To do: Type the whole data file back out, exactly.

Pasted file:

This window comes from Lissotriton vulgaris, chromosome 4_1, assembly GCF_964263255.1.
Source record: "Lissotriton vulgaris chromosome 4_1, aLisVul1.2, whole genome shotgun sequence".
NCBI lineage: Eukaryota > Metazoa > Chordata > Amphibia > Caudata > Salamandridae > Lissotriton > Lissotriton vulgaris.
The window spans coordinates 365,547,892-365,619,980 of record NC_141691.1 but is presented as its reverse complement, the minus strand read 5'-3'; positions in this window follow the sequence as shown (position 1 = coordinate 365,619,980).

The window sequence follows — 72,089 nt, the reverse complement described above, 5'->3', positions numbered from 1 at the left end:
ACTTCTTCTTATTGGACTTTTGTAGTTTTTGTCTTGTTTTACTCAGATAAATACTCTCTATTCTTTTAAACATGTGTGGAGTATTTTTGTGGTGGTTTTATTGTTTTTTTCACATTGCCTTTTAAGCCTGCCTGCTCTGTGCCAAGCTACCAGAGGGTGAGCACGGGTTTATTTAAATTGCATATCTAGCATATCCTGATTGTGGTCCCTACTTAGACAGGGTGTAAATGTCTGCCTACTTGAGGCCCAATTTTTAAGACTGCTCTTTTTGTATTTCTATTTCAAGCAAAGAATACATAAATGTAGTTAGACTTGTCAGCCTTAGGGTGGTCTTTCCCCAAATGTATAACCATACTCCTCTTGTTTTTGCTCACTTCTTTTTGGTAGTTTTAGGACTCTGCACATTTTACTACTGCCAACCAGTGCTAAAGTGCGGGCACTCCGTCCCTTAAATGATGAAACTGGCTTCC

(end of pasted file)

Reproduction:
This window comes from Lissotriton vulgaris, chromosome 4_1, assembly GCF_964263255.1.
Source record: "Lissotriton vulgaris chromosome 4_1, aLisVul1.2, whole genome shotgun sequence".
NCBI lineage: Eukaryota > Metazoa > Chordata > Amphibia > Caudata > Salamandridae > Lissotriton > Lissotriton vulgaris.
The window spans coordinates 365,547,892-365,619,980 of record NC_141691.1 but is presented as its reverse complement, the minus strand read 5'-3'; positions in this window follow the sequence as shown (position 1 = coordinate 365,619,980).

The window sequence follows — 72,089 nt, the reverse complement described above, 5'->3', positions numbered from 1 at the left end:
ACTTCTTCTTATTGGACTTTTGTAGTTTTTGTCTTGTTTTACTCAGATAAATACTCTCTATTCTTTTAAACATGTGTGGAGTATTTTTGTGGTGGTTTTATTGTTTTTTTCACATTGCCTTTTAAGCCTGCCTGCTCTGTGCCAAGCTACCAGAGGGTGAGCACGGGTTTATTTAAATTGCATATCTAGCATATCCTGATTGTGGTCCCTACTTAGACAGGGTGTAAATGTCTGCCTACTTGAGGCCCAATTTTTAAGACTGCTCTTTTTGTATTTCTATTTCAAGCAAAGAATACATAAATGTAGTTAGACTTGTCAGCCTTAGGGTGGTCTTTCCCCAAATGTATAACCATACTCCTCTTGTTTTTGCTCACTTCTTTTTGGTAGTTTTAGGACTCTGCACATTTTACTACTGCCAACCAGTGCTAAAGTGCGGGCACTCCGTCCCTTAAATGATGAAACTGGCTTCC